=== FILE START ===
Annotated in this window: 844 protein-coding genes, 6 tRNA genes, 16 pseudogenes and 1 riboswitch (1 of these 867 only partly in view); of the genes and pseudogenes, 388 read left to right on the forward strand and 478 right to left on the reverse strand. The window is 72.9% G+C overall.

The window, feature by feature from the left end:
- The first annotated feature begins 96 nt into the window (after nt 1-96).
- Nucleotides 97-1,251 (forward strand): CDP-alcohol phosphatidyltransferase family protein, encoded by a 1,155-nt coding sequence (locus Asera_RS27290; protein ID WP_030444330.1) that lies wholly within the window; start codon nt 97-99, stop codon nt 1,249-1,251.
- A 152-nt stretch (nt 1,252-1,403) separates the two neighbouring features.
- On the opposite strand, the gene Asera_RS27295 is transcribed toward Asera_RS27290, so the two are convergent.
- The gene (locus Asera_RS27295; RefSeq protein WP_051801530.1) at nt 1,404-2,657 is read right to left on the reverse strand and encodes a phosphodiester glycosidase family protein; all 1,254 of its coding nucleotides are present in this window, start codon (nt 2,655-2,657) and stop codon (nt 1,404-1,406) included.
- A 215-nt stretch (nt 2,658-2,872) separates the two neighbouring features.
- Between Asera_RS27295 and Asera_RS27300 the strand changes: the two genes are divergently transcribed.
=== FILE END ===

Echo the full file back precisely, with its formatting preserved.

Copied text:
Annotated in this window: 844 protein-coding genes, 6 tRNA genes, 16 pseudogenes and 1 riboswitch (1 of these 867 only partly in view); of the genes and pseudogenes, 388 read left to right on the forward strand and 478 right to left on the reverse strand. The window is 72.9% G+C overall.

The window, feature by feature from the left end:
- The first annotated feature begins 96 nt into the window (after nt 1-96).
- Nucleotides 97-1,251 (forward strand): CDP-alcohol phosphatidyltransferase family protein, encoded by a 1,155-nt coding sequence (locus Asera_RS27290; protein ID WP_030444330.1) that lies wholly within the window; start codon nt 97-99, stop codon nt 1,249-1,251.
- A 152-nt stretch (nt 1,252-1,403) separates the two neighbouring features.
- On the opposite strand, the gene Asera_RS27295 is transcribed toward Asera_RS27290, so the two are convergent.
- The gene (locus Asera_RS27295; RefSeq protein WP_051801530.1) at nt 1,404-2,657 is read right to left on the reverse strand and encodes a phosphodiester glycosidase family protein; all 1,254 of its coding nucleotides are present in this window, start codon (nt 2,655-2,657) and stop codon (nt 1,404-1,406) included.
- A 215-nt stretch (nt 2,658-2,872) separates the two neighbouring features.
- Between Asera_RS27295 and Asera_RS27300 the strand changes: the two genes are divergently transcribed.